Changes in Royal Succession Law Could Prompt Selling of Britain's Historic Estates

Categories Blog, Estate Planning

Recent changes introduced to the law of royal succession, giving first-born daughters equal rights and allowing them to take the throne ahead of any younger brothers, could have a detrimental impact on estates across the country and may put them in danger, the 8th Earl of Carnarvon says.

Under previous law, dating back to 1701, women were superseded by their brothers in succession even if they were the first born. The Succession to the Crown Act 2013 ends succession based on gender.

The Earl and Countess of Carnavon own Highclere Castle, the 1,000 acre country estate that is the primary filming location for the popular TV series, Downton Abbey. In an interview with The Lady magazine, the Earl expressed his concerns that the beautiful estate could be broken up and sold as a result of changing inheritance laws. The updated legislation that makes girls equal in succession to the British throne is yet to apply to the aristocracy and daughters generally can't inherit the titles and estates of their parents, the Earl said.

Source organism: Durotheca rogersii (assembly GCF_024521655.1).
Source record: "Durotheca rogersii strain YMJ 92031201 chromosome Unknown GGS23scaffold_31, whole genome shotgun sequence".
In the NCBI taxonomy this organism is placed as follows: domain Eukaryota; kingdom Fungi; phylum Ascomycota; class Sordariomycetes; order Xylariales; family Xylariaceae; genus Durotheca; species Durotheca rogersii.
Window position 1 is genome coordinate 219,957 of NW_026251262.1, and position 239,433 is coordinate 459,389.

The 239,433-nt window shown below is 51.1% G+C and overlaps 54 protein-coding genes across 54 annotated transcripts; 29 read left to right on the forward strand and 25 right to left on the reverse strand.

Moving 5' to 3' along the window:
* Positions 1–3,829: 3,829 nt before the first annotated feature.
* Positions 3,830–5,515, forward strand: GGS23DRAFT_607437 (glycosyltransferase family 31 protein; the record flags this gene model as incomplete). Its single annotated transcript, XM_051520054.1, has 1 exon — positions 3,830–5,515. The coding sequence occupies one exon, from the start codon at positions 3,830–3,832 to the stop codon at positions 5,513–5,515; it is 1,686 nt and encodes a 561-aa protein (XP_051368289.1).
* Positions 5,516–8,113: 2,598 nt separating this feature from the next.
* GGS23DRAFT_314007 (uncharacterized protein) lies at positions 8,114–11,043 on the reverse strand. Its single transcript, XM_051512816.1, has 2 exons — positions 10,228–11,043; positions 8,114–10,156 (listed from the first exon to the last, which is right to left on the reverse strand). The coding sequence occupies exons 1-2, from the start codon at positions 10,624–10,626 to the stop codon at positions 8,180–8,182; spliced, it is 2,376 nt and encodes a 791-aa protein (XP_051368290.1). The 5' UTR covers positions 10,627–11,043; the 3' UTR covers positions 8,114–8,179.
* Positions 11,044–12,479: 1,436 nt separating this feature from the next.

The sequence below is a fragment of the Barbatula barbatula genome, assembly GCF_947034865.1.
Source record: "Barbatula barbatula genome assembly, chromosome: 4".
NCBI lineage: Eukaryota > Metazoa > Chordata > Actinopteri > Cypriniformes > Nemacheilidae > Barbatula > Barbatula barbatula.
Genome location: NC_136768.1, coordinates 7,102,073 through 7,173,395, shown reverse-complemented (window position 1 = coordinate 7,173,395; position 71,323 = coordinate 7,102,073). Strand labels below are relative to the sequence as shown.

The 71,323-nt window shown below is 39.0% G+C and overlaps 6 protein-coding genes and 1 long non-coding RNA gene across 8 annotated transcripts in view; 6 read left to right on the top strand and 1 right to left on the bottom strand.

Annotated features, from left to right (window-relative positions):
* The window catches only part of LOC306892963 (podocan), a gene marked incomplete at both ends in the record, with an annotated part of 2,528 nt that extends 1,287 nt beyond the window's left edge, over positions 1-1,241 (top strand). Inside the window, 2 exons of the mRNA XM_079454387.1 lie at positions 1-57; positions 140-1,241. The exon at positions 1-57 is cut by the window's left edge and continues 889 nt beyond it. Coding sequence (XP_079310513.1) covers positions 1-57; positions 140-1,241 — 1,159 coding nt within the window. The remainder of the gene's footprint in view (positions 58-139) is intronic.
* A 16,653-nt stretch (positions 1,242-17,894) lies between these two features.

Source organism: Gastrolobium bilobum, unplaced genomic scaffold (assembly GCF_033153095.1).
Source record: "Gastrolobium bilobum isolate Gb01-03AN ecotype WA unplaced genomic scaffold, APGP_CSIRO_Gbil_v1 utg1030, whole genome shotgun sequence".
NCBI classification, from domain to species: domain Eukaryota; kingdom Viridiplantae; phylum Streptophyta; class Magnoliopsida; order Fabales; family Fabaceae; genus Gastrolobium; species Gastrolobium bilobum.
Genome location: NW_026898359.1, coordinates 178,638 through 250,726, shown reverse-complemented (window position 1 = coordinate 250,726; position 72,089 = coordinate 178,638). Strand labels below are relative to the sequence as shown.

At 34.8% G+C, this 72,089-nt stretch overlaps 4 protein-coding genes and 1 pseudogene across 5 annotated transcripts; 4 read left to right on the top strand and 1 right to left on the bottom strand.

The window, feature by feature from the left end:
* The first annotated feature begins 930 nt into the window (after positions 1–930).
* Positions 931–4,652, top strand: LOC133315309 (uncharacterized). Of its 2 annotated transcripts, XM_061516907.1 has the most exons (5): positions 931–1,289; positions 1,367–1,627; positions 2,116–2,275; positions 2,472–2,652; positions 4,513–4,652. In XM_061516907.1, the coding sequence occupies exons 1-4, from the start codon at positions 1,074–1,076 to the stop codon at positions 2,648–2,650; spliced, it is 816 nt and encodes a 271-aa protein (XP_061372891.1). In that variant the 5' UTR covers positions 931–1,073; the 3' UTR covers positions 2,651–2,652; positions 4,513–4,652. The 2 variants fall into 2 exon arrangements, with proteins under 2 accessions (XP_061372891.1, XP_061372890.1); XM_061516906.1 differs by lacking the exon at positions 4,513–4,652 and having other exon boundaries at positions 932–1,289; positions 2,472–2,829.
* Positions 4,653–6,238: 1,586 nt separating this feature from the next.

He believes that the change could be a step towards the Napoleonic Code, with family property split equally among the children. Such a change would mean breaking up "all the great British places" and selling them, the Earl added.

The Daily Mail noted that the change in royal succession laws has made a number of families in the aristocracy insist on gender equality when it comes to inheritance. The Countess of Clancarty, who is a member of a group of over 100 noble families, believes that a recent case involving the daughters of 14th Earl of Northesk, who lost title to a distant male relative, shows explicitly the "ridiculous, unfair and iniquitous" state of the current inheritance system.